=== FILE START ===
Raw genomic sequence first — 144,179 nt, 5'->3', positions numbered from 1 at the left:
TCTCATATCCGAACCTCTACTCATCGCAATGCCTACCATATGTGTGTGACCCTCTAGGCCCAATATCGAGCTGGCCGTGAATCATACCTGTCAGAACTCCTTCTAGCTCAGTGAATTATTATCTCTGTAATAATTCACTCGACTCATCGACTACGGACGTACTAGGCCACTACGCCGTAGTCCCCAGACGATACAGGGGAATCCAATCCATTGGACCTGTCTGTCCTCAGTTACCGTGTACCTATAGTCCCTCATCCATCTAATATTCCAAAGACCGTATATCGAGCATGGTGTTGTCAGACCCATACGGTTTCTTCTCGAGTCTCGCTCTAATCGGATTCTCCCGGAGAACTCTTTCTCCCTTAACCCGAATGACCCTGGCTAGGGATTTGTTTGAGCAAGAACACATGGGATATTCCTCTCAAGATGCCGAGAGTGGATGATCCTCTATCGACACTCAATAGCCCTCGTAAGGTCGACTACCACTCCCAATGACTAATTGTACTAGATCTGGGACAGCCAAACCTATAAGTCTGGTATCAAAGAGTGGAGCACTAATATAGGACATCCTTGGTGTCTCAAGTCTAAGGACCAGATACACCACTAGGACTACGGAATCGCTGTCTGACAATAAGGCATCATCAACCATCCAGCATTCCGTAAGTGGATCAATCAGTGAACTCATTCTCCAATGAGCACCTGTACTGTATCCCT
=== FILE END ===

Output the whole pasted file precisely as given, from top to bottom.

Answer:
Raw genomic sequence first — 144,179 nt, 5'->3', positions numbered from 1 at the left:
TCTCATATCCGAACCTCTACTCATCGCAATGCCTACCATATGTGTGTGACCCTCTAGGCCCAATATCGAGCTGGCCGTGAATCATACCTGTCAGAACTCCTTCTAGCTCAGTGAATTATTATCTCTGTAATAATTCACTCGACTCATCGACTACGGACGTACTAGGCCACTACGCCGTAGTCCCCAGACGATACAGGGGAATCCAATCCATTGGACCTGTCTGTCCTCAGTTACCGTGTACCTATAGTCCCTCATCCATCTAATATTCCAAAGACCGTATATCGAGCATGGTGTTGTCAGACCCATACGGTTTCTTCTCGAGTCTCGCTCTAATCGGATTCTCCCGGAGAACTCTTTCTCCCTTAACCCGAATGACCCTGGCTAGGGATTTGTTTGAGCAAGAACACATGGGATATTCCTCTCAAGATGCCGAGAGTGGATGATCCTCTATCGACACTCAATAGCCCTCGTAAGGTCGACTACCACTCCCAATGACTAATTGTACTAGATCTGGGACAGCCAAACCTATAAGTCTGGTATCAAAGAGTGGAGCACTAATATAGGACATCCTTGGTGTCTCAAGTCTAAGGACCAGATACACCACTAGGACTACGGAATCGCTGTCTGACAATAAGGCATCATCAACCATCCAGCATTCCGTAAGTGGATCAATCAGTGAACTCATTCTCCAATGAGCACCTGTACTGTATCCCT